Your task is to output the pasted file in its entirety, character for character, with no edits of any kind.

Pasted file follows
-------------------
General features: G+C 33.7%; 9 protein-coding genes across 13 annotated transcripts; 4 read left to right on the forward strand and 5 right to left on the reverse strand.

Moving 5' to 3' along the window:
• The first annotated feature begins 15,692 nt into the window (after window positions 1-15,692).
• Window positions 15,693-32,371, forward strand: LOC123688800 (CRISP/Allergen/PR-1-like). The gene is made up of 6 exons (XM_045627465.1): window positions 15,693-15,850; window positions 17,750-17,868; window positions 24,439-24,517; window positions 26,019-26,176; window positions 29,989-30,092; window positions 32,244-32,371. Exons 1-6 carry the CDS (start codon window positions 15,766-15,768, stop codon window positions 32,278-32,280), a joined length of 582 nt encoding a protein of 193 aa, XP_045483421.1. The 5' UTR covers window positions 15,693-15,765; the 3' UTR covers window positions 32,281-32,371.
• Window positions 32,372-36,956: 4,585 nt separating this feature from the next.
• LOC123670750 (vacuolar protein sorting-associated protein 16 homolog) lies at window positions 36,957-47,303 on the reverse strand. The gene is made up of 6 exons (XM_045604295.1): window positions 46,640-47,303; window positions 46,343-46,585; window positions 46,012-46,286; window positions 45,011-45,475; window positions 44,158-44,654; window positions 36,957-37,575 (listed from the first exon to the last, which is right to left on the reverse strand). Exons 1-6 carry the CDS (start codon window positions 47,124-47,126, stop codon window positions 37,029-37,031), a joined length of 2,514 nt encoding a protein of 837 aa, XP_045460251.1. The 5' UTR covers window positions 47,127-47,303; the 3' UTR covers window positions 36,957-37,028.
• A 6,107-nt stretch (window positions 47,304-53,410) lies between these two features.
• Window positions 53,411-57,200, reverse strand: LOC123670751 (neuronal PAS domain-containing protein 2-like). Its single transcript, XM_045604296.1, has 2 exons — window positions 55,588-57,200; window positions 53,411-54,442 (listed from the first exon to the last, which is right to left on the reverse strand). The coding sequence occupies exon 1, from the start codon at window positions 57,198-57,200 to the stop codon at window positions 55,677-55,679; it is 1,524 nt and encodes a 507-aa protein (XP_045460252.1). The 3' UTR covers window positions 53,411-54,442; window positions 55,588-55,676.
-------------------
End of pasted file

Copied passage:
General features: G+C 33.7%; 9 protein-coding genes across 13 annotated transcripts; 4 read left to right on the forward strand and 5 right to left on the reverse strand.

Moving 5' to 3' along the window:
• The first annotated feature begins 15,692 nt into the window (after window positions 1-15,692).
• Window positions 15,693-32,371, forward strand: LOC123688800 (CRISP/Allergen/PR-1-like). The gene is made up of 6 exons (XM_045627465.1): window positions 15,693-15,850; window positions 17,750-17,868; window positions 24,439-24,517; window positions 26,019-26,176; window positions 29,989-30,092; window positions 32,244-32,371. Exons 1-6 carry the CDS (start codon window positions 15,766-15,768, stop codon window positions 32,278-32,280), a joined length of 582 nt encoding a protein of 193 aa, XP_045483421.1. The 5' UTR covers window positions 15,693-15,765; the 3' UTR covers window positions 32,281-32,371.
• Window positions 32,372-36,956: 4,585 nt separating this feature from the next.
• LOC123670750 (vacuolar protein sorting-associated protein 16 homolog) lies at window positions 36,957-47,303 on the reverse strand. The gene is made up of 6 exons (XM_045604295.1): window positions 46,640-47,303; window positions 46,343-46,585; window positions 46,012-46,286; window positions 45,011-45,475; window positions 44,158-44,654; window positions 36,957-37,575 (listed from the first exon to the last, which is right to left on the reverse strand). Exons 1-6 carry the CDS (start codon window positions 47,124-47,126, stop codon window positions 37,029-37,031), a joined length of 2,514 nt encoding a protein of 837 aa, XP_045460251.1. The 5' UTR covers window positions 47,127-47,303; the 3' UTR covers window positions 36,957-37,028.
• A 6,107-nt stretch (window positions 47,304-53,410) lies between these two features.
• Window positions 53,411-57,200, reverse strand: LOC123670751 (neuronal PAS domain-containing protein 2-like). Its single transcript, XM_045604296.1, has 2 exons — window positions 55,588-57,200; window positions 53,411-54,442 (listed from the first exon to the last, which is right to left on the reverse strand). The coding sequence occupies exon 1, from the start codon at window positions 57,198-57,200 to the stop codon at window positions 55,677-55,679; it is 1,524 nt and encodes a 507-aa protein (XP_045460252.1). The 3' UTR covers window positions 53,411-54,442; window positions 55,588-55,676.